OLLY the OTTER. Focus Color: GREEN
Why an Otter?
Olly, like many otters, is known for being intelligent, sociable, adaptable and curious. Olly and people who prefer the Character Focus are curious about the various personal characteristics that make someone a good person. They are adaptable as they seek to exemplify theses character traits. They are more interested in living in line with personal values than in set rules or calculating the results of specific actions.
When deciding what’s right, Olly and others with a Character Focus tend to focus on the universal CHARACTER traits (e.g. compassion, fairness, honesty) that make someone a good otter/person.
Like Olly, someone with a Character Focus may ask themselves: “What kind of otter/person should I be?” They care deeply about which personal characteristics they exhibit in order to be the type of person they think that they should be.
1. CHARACTER TRAITS MATTER: Olly’s friend got hurt recently and Olly went to visit them. They were so happy to see Olly and they asked “Why did you stop by to see me Olly?” Olly said: “You are my friend and I really care about you” (e.g. feelings of compassion). This seems very different than what two other friends said. One said: “I felt it was my duty to visit since I follow the rule/code that I should visit those who are suffering…” The other said: “I calculated the greatest good I could do today and this is it.” Olly can help us focus on the character traits that make someone a good person (e.g. compassion), personal qualities to strive for, not just the consequences of our actions or consistent codes/rules to follow.
2. MOTIVATION: Olly helps us consider our personal motivation for being the people we should be (e.g. compassionate, fair, honest). Olly helps us to focus on important aspects of our moral/ethical motivation (e.g. friendship, love).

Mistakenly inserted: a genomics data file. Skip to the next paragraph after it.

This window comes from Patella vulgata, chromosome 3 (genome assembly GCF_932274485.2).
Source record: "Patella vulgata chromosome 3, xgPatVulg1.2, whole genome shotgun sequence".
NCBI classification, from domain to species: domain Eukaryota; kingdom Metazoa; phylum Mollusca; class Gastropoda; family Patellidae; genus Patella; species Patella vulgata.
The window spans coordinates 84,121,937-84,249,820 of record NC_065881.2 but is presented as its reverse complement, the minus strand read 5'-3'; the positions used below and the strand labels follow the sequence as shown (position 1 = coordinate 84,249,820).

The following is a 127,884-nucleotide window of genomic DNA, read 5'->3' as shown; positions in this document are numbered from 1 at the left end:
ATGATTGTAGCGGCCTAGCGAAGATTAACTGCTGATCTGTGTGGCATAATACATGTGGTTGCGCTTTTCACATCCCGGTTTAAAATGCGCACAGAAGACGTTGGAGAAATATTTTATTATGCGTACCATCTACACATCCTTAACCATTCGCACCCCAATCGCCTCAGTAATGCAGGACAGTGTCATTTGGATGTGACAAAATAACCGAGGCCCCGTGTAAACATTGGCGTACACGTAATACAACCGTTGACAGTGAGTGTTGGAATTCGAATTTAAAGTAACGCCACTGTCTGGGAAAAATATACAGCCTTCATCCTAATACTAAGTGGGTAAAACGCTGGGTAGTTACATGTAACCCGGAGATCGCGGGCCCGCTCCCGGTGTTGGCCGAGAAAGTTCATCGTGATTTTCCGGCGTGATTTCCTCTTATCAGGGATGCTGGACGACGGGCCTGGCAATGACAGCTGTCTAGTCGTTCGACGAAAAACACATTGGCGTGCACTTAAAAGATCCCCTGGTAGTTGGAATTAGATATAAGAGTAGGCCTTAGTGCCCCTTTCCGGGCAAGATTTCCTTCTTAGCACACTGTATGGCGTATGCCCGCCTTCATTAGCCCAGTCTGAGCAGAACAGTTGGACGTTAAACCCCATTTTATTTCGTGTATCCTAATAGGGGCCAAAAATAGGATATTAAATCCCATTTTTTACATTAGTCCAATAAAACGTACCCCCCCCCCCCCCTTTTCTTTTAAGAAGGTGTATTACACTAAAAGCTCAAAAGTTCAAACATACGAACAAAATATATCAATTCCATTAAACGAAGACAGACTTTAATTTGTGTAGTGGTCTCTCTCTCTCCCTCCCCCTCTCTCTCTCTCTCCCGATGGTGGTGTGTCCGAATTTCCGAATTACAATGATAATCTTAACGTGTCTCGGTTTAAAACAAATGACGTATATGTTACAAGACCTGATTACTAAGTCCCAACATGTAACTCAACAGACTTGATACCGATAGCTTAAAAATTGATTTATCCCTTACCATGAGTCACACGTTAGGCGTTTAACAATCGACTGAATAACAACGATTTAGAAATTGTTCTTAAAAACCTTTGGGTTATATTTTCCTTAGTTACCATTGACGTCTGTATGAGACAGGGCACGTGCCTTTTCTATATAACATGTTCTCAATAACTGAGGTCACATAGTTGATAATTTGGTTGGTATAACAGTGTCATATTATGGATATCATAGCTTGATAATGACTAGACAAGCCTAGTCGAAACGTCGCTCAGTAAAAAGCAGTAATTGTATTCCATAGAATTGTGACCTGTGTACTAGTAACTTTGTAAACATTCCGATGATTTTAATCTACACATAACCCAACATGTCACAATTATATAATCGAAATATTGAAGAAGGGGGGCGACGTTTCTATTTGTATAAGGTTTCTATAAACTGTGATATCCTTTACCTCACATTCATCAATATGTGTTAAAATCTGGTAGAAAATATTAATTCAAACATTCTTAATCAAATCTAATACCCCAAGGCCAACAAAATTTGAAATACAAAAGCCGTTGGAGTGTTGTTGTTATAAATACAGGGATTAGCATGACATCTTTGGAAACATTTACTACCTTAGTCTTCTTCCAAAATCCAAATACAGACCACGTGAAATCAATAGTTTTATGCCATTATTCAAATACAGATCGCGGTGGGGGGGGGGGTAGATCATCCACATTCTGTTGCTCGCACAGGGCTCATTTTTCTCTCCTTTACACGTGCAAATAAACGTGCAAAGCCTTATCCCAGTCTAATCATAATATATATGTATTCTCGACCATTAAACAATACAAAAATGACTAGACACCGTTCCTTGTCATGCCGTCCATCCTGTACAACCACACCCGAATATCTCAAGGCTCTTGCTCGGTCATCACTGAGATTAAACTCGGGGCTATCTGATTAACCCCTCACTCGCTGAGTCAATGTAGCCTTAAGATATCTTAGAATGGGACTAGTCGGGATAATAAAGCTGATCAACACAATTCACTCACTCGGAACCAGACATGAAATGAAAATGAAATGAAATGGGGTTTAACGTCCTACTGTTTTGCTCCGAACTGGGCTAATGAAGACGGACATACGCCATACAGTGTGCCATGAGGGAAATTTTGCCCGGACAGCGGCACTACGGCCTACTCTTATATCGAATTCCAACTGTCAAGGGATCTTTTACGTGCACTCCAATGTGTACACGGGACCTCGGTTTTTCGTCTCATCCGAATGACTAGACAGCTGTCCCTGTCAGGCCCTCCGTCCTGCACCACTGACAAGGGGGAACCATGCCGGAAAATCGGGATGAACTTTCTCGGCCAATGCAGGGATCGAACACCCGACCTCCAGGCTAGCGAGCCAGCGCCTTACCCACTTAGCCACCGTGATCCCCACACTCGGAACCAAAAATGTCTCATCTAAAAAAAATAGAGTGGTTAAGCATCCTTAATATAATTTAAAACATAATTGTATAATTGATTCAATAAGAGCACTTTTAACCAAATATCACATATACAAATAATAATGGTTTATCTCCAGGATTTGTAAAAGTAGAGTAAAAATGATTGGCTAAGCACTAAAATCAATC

3. RELATIONSHIPS: Olly was swimming one day and saw three other otters being attacked. To the right, Olly’s good friend was being attacked. To the left, two otters that Olly didn’t know were being attacked. Olly needed to act fast and only had time to go in one direction. Olly decided to help the friend even though Olly would be saving just one otter, instead of two. Because of Olly’s focus on character traits (e.g. being a responsible friend) Olly decided that the personal relationship was a very important factor. Olly helps us to focus on being adaptable and taking into account personal relationships and situational differences when deciding what traits to exhibit, especially since not all situations are the same. (Note: other focus areas may see these as challenges, not strengths).
1. WHICH TRAITS? Olly doesn’t clarify which character traits are the most important. Olly believes that it’s important to be courageous. However, courage may not always be an ideal character trait. One could argue that the 9/11 terrorists showed courage by risking their lives for what they believed in, but courage for what purpose? To determine which traits are the most important, Olly may need help from friends with a different focus area (e.g. Hadley the Hawk’s Code Focus, Whitley the Wolf’s Consequences Focus).